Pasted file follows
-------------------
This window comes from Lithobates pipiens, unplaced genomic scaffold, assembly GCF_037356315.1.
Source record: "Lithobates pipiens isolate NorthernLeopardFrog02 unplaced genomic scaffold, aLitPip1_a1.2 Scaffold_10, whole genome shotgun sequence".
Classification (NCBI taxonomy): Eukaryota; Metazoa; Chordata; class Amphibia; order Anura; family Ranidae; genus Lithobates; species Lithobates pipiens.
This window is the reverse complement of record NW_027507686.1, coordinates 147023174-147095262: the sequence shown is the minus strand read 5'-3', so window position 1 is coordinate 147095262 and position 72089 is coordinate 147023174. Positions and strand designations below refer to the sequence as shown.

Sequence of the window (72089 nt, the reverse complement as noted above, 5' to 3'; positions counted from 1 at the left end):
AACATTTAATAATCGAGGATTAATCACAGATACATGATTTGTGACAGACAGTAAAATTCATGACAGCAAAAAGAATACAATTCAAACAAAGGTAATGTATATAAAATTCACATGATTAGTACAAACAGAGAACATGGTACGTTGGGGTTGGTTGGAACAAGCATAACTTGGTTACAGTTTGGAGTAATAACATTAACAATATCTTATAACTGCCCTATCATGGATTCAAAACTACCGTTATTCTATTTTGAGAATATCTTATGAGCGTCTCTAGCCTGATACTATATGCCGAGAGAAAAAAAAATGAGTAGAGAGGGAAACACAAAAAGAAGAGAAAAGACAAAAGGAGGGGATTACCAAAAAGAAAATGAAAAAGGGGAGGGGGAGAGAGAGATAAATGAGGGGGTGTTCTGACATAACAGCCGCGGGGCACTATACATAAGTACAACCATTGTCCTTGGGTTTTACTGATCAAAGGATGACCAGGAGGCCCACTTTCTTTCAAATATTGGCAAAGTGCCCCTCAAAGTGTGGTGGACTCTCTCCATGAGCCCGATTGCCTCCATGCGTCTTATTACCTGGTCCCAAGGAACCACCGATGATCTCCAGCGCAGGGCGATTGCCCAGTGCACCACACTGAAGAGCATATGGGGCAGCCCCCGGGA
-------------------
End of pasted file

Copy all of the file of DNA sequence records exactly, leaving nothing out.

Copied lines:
This window comes from Lithobates pipiens, unplaced genomic scaffold, assembly GCF_037356315.1.
Source record: "Lithobates pipiens isolate NorthernLeopardFrog02 unplaced genomic scaffold, aLitPip1_a1.2 Scaffold_10, whole genome shotgun sequence".
Classification (NCBI taxonomy): Eukaryota; Metazoa; Chordata; class Amphibia; order Anura; family Ranidae; genus Lithobates; species Lithobates pipiens.
This window is the reverse complement of record NW_027507686.1, coordinates 147023174-147095262: the sequence shown is the minus strand read 5'-3', so window position 1 is coordinate 147095262 and position 72089 is coordinate 147023174. Positions and strand designations below refer to the sequence as shown.

Sequence of the window (72089 nt, the reverse complement as noted above, 5' to 3'; positions counted from 1 at the left end):
AACATTTAATAATCGAGGATTAATCACAGATACATGATTTGTGACAGACAGTAAAATTCATGACAGCAAAAAGAATACAATTCAAACAAAGGTAATGTATATAAAATTCACATGATTAGTACAAACAGAGAACATGGTACGTTGGGGTTGGTTGGAACAAGCATAACTTGGTTACAGTTTGGAGTAATAACATTAACAATATCTTATAACTGCCCTATCATGGATTCAAAACTACCGTTATTCTATTTTGAGAATATCTTATGAGCGTCTCTAGCCTGATACTATATGCCGAGAGAAAAAAAAATGAGTAGAGAGGGAAACACAAAAAGAAGAGAAAAGACAAAAGGAGGGGATTACCAAAAAGAAAATGAAAAAGGGGAGGGGGAGAGAGAGATAAATGAGGGGGTGTTCTGACATAACAGCCGCGGGGCACTATACATAAGTACAACCATTGTCCTTGGGTTTTACTGATCAAAGGATGACCAGGAGGCCCACTTTCTTTCAAATATTGGCAAAGTGCCCCTCAAAGTGTGGTGGACTCTCTCCATGAGCCCGATTGCCTCCATGCGTCTTATTACCTGGTCCCAAGGAACCACCGATGATCTCCAGCGCAGGGCGATTGCCCAGTGCACCACACTGAAGAGCATATGGGGCAGCCCCCGGGA